Alzheimer's and DHEA

The Alzheimer's disease is a brain disorder named after German physician Alois Alzheimer, who first described it in 1906. Patients with Alzheimer's disease have high levels of cortisol (the “stress” hormone) and a cortisol/DHEA imbalance. In a group of people severely affected by Alzheimer's disease, the level of Dehydroepiandrosterone sulfate (DHEA-S) was remarkably low.

How DHEA Helps Overcome Dementia Induced by Alzheimer's Disease

HD Danenberg reported findings in 1996 that may help explain a key aspect of DHEA's anti-dementia protection.

Beta Amyloid (Aß) protein is one of the main components of senile plaques, a distinct lesion of brain tissue in patients with Alzheimer's and dementia. Toxic amyloid deposits, which gradually kill brain cells, are produced from an amyloid precursor protein (APP) according to a specific enzymatic pattern – the “amyloidogenic” pattern.

DHEA treatment alters this pattern by rendering it non-amyloidogenic, which prevents the gradual accumulation of toxic Aß proteins seen in the elderly. These non-toxic isoforms possess neuroprotective properties and participate in neurite outgrowth. Thus, not only does the production of amyloid precursor proteins become harmless through this non-amyloidogenic pattern.

It is possible that the decline in DHEA levels associated with aging may contribute to the harmful process of production of amyloid precursor proteins and thereby to the development of Alzheimer's dementia. Therefore, there is hope for protecting aging brain structure and function through long-term DHEA supplementation.

Clinical studies

  • D.Rudman, K. Shetty and D. Mattson published a major study on DHEA in the elderly in 1990. They compared the level of DHEA-S in 50 men aged 55-94 living independently with that of 61 men aged 57 to 104 living in a retirement home. DHEA-S levels were significantly lower in those living in nursing homes, who were generally more senile than those living independently. Plasma DHEA-S was below normal (less than 30 mcg/dL) in 40% [25] of nursing home residents compared to only 6% [3] for those living at home. In men living in nursing homes, plasma DHEA-S was inversely related to the presence of impaired mental capacity syndrome, Alzheimer's dementia, or dementia due to other causes, as well as the degree of dependency for activities of daily living. Plasma DHEA-S was below normal in 80% of nursing home men who required constant care. In people with Alzheimer's dementia or dementia related to other causes, the prevalence of low DHEA-S was 68% and 100%, respectively.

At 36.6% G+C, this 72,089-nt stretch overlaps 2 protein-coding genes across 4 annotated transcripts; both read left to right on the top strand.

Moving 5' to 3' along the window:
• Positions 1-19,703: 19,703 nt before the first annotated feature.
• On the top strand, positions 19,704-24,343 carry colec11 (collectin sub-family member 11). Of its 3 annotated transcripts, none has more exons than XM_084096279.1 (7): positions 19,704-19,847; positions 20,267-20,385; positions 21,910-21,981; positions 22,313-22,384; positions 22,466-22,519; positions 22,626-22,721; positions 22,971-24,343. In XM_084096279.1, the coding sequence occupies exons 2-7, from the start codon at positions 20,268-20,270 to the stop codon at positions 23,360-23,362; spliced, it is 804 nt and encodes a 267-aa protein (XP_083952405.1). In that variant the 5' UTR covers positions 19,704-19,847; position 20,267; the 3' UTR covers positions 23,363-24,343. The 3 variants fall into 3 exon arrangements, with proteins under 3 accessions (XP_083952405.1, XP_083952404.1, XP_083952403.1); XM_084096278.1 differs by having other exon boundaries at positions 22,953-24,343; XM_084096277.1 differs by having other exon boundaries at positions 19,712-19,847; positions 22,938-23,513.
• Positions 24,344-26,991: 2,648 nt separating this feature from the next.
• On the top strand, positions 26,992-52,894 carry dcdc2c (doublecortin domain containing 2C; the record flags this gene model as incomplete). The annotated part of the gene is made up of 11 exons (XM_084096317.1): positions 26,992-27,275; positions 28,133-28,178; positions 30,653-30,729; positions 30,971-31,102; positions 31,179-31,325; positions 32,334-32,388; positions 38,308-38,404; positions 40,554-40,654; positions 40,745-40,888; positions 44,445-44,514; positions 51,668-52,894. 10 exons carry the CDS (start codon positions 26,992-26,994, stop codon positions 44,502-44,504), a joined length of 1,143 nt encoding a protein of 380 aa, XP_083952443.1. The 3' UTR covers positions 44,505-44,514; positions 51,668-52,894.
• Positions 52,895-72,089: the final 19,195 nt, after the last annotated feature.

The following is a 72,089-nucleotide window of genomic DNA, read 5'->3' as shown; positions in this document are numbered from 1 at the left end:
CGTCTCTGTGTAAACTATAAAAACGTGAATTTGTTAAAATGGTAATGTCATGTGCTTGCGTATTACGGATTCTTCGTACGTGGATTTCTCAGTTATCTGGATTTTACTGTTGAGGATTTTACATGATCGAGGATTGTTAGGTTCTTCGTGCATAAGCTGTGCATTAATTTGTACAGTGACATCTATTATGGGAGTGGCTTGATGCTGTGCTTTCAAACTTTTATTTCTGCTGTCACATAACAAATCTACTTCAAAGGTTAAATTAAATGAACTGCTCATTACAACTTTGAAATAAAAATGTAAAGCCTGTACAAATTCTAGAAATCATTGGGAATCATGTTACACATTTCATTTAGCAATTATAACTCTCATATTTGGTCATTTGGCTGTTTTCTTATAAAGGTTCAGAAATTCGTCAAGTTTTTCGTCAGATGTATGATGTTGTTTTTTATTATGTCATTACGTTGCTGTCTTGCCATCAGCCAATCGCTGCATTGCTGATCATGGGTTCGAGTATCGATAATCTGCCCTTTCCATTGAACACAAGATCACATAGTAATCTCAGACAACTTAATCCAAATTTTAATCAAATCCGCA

• B. Nasman compared 45 Alzheimer's dementias and 41 dementias due to other causes with a control group of elderly people. It states that: “Patients with Alzheimer's dementia and dementias due to other causes have significantly lower serum DHEA-S levels than people in the control group. The ratio of plasma cortisol to serum DHEA-S was higher in people with dementia than in those in the control group. This suggests that DHEA acts as an antiglucocortiticoid. A high level of cortisol relative to that of DHEA-S in people with dementia can thus damage the cells of the hippocampus. These brain memory cells die in dementia because these neurons are particularly sensitive to the toxic effects of corticosteroids.
  • Other studies have examined the role of Vascular Endothelial Growth Factor in people with Alzheimer's. This growth factor has been shown to protect the brain and scientists now believe that low levels of Vascular Endothelial Growth Factor are linked to the progression of Alzheimer's disease. DHEA-S has been shown to significantly increase the bioavailability of Vascular Endothelial Growth Factor in the brain, leading the study authors to conclude that DHEA treatment would be beneficial in people with Alzheimer's as well. than in older people in general.